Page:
In 2004, the 920 RQW's Regular Air Force associated command was briefly reassigned from Air Combat Command (ACC) to Air Force Special Operations Command (AFSOC). This was done as part of a USAF and DoD Joint Personnel Recovery Agency (JPRA) initiative to merge all USAF combat search and rescue assets (CSAR) and USAF special operations fixed-wing and rotary-wing airborne infiltration/exfiltration, helicopter air refueling, and combat search and rescue/recovery assets into a single command. This initiative was applied to all Total Force CSAR assets, i.e., Regular Air Force, Air Force Reserve Command and Air National Guard. However, command and control issues unique to the special operations community made it apparent that this was not a preferred arrangement, and in 2006, AFSOC divested itself of all CSAR assets, including the 920 RQW, returning overall association to ACC in the Continental United States (CONUS) and to Pacific Air Forces (PACAF) in the case of those CSAR units and assets in the Alaska Air National Guard.

In 2005, the wing provided extensive rescue and humanitarian support along the U.S. Gulf Coast following Hurricane Katrina, this less than 48 hours following the return of a significant portion of the wing's assets from an AEF deployment to Djibouti. Most recently (FY 2008), three of the 920th Rescue Wing's subordinate squadrons, the 301st Rescue Squadron (301 RQS), the 39th Rescue Squadron (39 RQS) and the 308th Rescue Squadron (308 RQS), led military units engaged in civilian rescue and relief for recent hurricane-related disasters in southeast Texas, Louisiana, and parts of Mississippi to include Keesler Air Force Base in Biloxi, Mississippi. Both Hurricanes Hannah and Ike wreaked havoc upon these states, with the 301 RQS providing support with HH-60G Pave Hawk helicopters, the 39 RQS with HC-130P Hercules aircraft and the 308 RQS providing Pararescueman (PJ)/Guardian Angel support.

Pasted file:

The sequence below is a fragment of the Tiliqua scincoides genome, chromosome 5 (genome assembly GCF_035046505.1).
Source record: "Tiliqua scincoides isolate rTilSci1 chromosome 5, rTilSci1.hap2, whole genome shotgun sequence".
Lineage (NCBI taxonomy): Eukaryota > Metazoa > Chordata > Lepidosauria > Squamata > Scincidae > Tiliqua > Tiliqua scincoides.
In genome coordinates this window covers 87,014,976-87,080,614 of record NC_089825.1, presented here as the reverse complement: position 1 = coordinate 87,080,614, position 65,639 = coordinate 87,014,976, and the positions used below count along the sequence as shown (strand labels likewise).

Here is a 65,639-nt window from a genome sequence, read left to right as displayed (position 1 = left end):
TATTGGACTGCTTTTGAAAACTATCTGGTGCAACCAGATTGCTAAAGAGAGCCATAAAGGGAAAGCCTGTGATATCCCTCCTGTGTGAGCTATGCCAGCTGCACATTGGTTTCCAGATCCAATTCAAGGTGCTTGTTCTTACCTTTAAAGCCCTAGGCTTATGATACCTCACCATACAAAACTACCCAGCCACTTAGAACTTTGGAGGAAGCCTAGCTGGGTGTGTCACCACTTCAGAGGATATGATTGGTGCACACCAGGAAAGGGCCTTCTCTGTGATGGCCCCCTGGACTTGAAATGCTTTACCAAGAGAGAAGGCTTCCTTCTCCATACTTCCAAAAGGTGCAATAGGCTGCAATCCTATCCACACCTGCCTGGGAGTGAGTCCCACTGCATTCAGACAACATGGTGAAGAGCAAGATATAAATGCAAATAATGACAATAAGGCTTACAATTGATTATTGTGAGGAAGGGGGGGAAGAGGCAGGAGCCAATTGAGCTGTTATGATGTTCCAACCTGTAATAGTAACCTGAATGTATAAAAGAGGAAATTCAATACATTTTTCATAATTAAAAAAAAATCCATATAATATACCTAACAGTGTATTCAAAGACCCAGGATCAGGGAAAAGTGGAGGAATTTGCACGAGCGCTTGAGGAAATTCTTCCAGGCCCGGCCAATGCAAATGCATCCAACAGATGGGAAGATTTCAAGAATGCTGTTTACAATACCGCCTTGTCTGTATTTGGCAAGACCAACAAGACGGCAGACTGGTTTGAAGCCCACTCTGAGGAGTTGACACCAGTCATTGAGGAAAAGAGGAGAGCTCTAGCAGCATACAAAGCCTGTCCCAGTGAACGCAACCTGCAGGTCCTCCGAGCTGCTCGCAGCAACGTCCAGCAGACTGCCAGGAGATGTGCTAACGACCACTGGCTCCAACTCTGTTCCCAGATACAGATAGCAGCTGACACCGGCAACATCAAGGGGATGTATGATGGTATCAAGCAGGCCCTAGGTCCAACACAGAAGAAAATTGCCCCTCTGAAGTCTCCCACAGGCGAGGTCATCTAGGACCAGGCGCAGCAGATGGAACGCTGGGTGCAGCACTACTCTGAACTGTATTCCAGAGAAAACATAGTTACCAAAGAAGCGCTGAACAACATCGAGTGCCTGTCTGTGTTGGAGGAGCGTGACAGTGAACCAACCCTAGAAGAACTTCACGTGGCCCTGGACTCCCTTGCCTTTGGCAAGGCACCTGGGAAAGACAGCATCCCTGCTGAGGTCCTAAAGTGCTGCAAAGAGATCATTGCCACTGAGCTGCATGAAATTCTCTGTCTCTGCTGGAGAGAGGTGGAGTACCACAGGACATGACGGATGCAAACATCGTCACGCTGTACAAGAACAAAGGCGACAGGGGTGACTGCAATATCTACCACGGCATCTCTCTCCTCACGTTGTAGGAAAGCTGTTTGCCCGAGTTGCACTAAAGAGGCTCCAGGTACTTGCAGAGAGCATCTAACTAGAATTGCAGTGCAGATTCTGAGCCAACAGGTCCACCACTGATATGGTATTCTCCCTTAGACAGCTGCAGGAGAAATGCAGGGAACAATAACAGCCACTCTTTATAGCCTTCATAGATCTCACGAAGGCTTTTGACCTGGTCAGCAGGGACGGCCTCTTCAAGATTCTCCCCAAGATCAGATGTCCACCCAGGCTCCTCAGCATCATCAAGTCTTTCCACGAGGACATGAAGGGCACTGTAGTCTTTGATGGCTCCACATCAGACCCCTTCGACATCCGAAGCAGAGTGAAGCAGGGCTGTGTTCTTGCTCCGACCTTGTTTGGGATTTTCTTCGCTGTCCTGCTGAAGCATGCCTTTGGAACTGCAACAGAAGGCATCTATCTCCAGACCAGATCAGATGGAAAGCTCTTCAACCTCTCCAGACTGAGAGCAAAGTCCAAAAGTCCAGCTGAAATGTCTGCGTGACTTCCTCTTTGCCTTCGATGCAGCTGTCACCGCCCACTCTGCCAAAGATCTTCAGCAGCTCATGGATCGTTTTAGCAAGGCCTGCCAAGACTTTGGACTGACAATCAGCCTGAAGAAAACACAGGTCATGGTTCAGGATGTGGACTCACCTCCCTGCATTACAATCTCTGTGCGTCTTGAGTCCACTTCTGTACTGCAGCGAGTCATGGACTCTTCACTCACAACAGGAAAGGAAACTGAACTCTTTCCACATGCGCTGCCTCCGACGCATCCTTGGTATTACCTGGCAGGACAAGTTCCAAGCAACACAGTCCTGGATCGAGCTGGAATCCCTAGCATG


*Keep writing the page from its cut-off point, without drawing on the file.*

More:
Lineage[edit]

  • Established as 920th Troop Carrier Group, Assault, and activated, on 15 Jan 1963
Organized in the Reserve on 11 Feb 1963
Discontinued, and inactivated, on 15 Dec 1965
  • Re-designated 920th Tactical Airlift Group on 2 Mar 1973
Activated in the Reserve on 25 Apr 1973
Re-designated: 920th Weather Reconnaissance Group on 1 Jan 1976
Inactivated on 1 Nov 1983
  • Re-designated 920th Rescue Group on 1 Apr 1997
Activated in the Reserve on 15 Apr 1997
Status changed from Group to Wing, on 1 Apr 2003
Re-designated 920th Rescue Wing on 1 Apr 2003

Assignments[edit]

Components[edit]

  • 920th Operations Group: 1 Apr 2003–Present
  • 943d Rescue Group: 12 Feb 2005–Present
  • 34th Air Weather Flight: 1 Jan 1980-1 Nov 1983.

Stations[edit]

Aircraft[edit]

References[edit]

 This article incorporates public domain material from websites or documents of the Air Force Historical Research Agency.

  1. ^ Biographies : Colonel Jeffrey L. Macrander. Newpreview.afnews.af.mil. Retrieved on 2013-09-18.
  2. ^ Moody, R. Norman (10 October 2010). "Parachute jumpers' journey begins at Patrick". Melbourne, Florida: Florida Today. pp. 1A. 
  3. ^ 920th Rescue Wing – 943 Rescue Group. 920rqw.afrc.af.mil. Retrieved on 2013-09-18.
  4. ^ 943d Rescue Group – Wikipedia, the free encyclopedia. En.wikipedia.org. Retrieved on 2013-09-18.

External links[edit]